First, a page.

By MarketBeat. Originally published at ValueWalk.
Just when you might have been starting to think the low was in for shares of e-signature tool DocuSign (NASDAQ:DOCU), they go and do something silly. Shortly after the bell rang to end Thursday’s trading session, they released their Q1 earnings report which was both wide of the mark and bearish on future reports. Q1 Non-GAAP EPS came in at $0.38, missing analyst expectation by $0.08, while revenue was able to top the consensus as part of its 25% year-on-year growth. Billings were $613.6 million, an increase of 16% year-over-year, and non-GAAP gross margin was 81% for both periods.
At this point, investors might well have thought that perhaps it wasn’t too bad of a report. Sure, earnings per share was less than anticipated, but many of the other metrics were fine. However, it looks like it was the company’s forward guidance that really took the biscuit. Total revenue for both Q2 and FY22 was below the lower end of what analysts had been expecting, and this seems to have been the main culprit for sending shares down 20% in after-hours trading.
This means they’re on track to fall to fresh post-pandemic lows, and back to the same levels they were at shortly after IPO’ing in 2018. It’s some fall from grace for what was considered a darling of the pandemic, and one of the most high profile tech stocks out there.
For all that though, CEO Dan Springer still put his best foot forward with his earnings comments. He told investors that “we delivered solid first-quarter results, growing revenue by 25% year-over-year and adding nearly 67,000 new customers, bringing our total global customer base to 1.24 million. We also bolstered our leadership team with key new hires who, together with our existing team, are ensuring we’re well-positioned to grow and scale our business. With over a billion users worldwide, the proven value of our products, and the significant opportunity we have ahead of us, we’re confident in our ability to successfully navigate the challenges of a dynamic global environment.”
It remains to be seen if Wall Street can start to buy into his optimism, but the odds are bleak on them doing so in the short term. There were probably a few of the heavyweights who half expected this week’s report to catch everyone by surprise with a solid beat across the board, and in doing so spark a summer recovery rally, like what we’re seeing with some other tech stocks right now. Indeed, the 40% rally that DocuSign shares have seen since the middle of May is perhaps indicative of investors starting to position themselves for that kind of an earnings surprise and subsequent move. But with shares set to open right down at last month’s low, if not lower, it’s back to square one for them.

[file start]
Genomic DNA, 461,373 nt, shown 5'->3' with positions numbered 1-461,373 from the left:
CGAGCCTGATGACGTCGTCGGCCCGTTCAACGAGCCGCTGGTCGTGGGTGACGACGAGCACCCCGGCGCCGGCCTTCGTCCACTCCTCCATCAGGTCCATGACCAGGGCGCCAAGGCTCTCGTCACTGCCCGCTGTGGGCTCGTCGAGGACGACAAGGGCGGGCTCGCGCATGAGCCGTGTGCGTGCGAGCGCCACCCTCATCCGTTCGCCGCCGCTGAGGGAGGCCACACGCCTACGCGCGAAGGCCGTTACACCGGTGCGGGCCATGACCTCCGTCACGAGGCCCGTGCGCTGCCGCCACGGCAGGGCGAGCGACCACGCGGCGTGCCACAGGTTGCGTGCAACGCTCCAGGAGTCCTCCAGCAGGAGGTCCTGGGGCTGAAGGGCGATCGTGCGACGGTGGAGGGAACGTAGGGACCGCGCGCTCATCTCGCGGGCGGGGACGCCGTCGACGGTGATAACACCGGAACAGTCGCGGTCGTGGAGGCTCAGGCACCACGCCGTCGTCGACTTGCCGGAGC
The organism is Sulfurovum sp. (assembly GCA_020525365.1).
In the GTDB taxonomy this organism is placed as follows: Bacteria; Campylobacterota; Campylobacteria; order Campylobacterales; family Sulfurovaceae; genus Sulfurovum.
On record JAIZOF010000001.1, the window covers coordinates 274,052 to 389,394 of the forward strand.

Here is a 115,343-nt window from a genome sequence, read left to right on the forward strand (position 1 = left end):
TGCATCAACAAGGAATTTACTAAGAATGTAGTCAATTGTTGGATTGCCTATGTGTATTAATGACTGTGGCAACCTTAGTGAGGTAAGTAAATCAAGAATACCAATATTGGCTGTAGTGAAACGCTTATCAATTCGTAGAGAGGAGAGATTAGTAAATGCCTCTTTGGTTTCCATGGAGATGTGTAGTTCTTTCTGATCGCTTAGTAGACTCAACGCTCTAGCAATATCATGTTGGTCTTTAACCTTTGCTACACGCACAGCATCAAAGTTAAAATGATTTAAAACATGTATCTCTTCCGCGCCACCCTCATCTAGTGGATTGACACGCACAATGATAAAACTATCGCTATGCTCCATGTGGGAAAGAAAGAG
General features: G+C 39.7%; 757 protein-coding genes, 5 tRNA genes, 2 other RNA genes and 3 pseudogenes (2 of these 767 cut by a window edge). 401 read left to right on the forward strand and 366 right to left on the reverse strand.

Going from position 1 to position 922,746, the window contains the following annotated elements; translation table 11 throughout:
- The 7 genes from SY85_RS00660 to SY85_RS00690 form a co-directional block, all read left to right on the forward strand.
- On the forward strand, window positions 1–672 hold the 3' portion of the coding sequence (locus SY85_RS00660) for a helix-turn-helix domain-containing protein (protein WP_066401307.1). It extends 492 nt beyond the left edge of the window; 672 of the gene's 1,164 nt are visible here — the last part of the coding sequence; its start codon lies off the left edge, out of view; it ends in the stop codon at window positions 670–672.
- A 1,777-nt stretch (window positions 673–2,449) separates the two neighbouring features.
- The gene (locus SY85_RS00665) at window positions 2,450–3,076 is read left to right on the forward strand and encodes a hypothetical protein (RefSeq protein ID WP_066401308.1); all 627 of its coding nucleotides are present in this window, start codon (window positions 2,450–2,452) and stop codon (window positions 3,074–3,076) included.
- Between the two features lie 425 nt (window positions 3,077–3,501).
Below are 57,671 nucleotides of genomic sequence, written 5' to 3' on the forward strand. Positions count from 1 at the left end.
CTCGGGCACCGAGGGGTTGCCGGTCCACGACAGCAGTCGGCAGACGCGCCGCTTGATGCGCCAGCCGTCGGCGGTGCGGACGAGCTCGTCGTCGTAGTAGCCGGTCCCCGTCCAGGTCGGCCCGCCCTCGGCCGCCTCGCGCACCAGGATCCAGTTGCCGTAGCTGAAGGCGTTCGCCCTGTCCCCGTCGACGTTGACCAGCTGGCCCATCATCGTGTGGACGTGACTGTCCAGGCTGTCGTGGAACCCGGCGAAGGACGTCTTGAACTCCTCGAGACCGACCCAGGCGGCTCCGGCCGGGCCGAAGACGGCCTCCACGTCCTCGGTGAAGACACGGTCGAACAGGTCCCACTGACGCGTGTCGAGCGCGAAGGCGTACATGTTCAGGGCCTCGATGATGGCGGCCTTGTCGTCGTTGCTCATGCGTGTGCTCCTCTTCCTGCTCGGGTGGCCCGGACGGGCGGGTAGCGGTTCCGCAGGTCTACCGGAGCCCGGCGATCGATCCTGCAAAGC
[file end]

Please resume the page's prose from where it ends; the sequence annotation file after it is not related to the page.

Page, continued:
For those of us on the sidelines, however, there’s probably no harm keeping DocuSign on the watchlist if for no other reason than morbid curiosity, for now at least. There probably is a price per share that makes the risk-reward profile attractive, especially for those with a long-term investment horizon, but there’s no point in trying to catch a falling knife here especially when there are more attractive tech stocks out there.
Considering A Position
It will be interesting to see where the bears can take shares down to this time, as the mid $60s is where they ran out of steam both during the initial COVID sell-off in March 2020 and last month. If that support line doesn’t hold this time, we could be looking at a flush down towards $50 if not below. At that point would they become attractive? It’s hard to say, and investors would do well to keep an eye on shares of Peloton (NASDAQ: PTON) as a reminder of what a multi-month crash can look like, as this too was a stock that was once grabbing headlines for all the right reasons.
To be sure, the business models are completely different, and DocuSign, with its popular business-to-business software application, undoubtedly has a brighter future ahead of itself than an exercise bike with a tablet attached. So let’s see where shares go in the coming weeks, and reassess.
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Article by Sam Quirke, MarketBeat
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